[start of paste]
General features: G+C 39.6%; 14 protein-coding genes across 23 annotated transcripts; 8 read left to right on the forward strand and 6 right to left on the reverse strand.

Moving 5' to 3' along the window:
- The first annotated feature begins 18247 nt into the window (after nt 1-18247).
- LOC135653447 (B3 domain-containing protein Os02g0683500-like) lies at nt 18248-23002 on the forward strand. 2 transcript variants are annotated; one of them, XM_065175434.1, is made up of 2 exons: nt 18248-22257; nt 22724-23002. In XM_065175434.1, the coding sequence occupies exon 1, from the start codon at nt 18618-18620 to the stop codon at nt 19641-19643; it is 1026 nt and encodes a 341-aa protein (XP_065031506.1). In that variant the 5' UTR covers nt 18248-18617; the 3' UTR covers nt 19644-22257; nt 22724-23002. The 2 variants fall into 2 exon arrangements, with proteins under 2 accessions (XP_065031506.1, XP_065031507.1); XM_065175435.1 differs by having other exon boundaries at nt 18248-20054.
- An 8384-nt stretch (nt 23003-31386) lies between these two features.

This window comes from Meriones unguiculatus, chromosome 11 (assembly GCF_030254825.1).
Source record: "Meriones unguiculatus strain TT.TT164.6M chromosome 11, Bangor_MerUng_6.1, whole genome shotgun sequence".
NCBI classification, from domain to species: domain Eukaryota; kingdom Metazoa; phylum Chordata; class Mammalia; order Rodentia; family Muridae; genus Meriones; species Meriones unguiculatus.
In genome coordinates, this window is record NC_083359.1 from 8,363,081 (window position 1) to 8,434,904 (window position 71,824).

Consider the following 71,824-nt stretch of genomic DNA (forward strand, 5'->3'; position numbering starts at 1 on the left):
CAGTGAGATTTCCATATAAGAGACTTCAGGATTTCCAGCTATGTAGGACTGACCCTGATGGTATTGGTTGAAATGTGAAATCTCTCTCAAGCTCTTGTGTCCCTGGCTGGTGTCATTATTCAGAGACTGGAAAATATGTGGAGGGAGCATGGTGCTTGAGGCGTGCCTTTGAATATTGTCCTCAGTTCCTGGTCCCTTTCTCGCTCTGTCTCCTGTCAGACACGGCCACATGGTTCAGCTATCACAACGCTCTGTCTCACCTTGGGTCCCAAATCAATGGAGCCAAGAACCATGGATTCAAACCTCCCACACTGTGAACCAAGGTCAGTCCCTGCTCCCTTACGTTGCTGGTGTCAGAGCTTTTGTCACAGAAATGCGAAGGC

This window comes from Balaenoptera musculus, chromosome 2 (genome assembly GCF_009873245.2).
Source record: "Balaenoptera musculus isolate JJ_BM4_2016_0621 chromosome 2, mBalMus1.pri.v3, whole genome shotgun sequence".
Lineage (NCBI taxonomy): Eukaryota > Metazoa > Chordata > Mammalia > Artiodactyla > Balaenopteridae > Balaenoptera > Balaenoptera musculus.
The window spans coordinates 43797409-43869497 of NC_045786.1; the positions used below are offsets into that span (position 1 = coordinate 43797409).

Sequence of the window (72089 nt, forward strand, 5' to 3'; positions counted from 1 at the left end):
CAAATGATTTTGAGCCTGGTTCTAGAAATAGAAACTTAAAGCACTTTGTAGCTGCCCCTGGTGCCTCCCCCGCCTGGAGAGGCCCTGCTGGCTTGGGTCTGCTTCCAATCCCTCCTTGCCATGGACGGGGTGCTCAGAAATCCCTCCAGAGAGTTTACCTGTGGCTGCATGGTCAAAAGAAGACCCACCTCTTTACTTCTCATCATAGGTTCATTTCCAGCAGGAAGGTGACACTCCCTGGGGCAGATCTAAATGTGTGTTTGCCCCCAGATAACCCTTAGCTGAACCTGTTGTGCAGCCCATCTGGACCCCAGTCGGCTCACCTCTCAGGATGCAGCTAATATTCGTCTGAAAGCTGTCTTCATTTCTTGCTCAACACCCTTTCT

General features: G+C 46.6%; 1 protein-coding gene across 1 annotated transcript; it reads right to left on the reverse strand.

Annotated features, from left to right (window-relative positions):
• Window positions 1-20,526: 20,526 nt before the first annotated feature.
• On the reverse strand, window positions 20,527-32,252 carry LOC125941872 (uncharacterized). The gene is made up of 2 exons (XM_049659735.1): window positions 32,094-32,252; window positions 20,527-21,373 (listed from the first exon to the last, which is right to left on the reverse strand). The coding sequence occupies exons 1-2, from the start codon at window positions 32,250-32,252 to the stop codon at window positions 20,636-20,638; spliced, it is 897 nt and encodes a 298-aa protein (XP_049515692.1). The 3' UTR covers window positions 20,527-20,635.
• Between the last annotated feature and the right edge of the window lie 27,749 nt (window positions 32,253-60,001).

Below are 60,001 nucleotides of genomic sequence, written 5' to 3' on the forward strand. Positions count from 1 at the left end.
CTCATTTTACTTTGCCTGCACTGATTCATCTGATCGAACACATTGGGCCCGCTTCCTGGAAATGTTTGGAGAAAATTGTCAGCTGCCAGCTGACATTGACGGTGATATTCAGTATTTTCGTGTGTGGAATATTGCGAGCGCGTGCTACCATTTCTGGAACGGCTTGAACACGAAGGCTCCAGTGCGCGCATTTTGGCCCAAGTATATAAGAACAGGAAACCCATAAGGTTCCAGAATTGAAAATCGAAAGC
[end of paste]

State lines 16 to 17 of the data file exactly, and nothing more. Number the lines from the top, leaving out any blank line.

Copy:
Sequence of the window (72089 nt, forward strand, 5' to 3'; positions counted from 1 at the left end):
CAAATGATTTTGAGCCTGGTTCTAGAAATAGAAACTTAAAGCACTTTGTAGCTGCCCCTGGTGCCTCCCCCGCCTGGAGAGGCCCTGCTGGCTTGGGTCTGCTTCCAATCCCTCCTTGCCATGGACGGGGTGCTCAGAAATCCCTCCAGAGAGTTTACCTGTGGCTGCATGGTCAAAAGAAGACCCACCTCTTTACTTCTCATCATAGGTTCATTTCCAGCAGGAAGGTGACACTCCCTGGGGCAGATCTAAATGTGTGTTTGCCCCCAGATAACCCTTAGCTGAACCTGTTGTGCAGCCCATCTGGACCCCAGTCGGCTCACCTCTCAGGATGCAGCTAATATTCGTCTGAAAGCTGTCTTCATTTCTTGCTCAACACCCTTTCT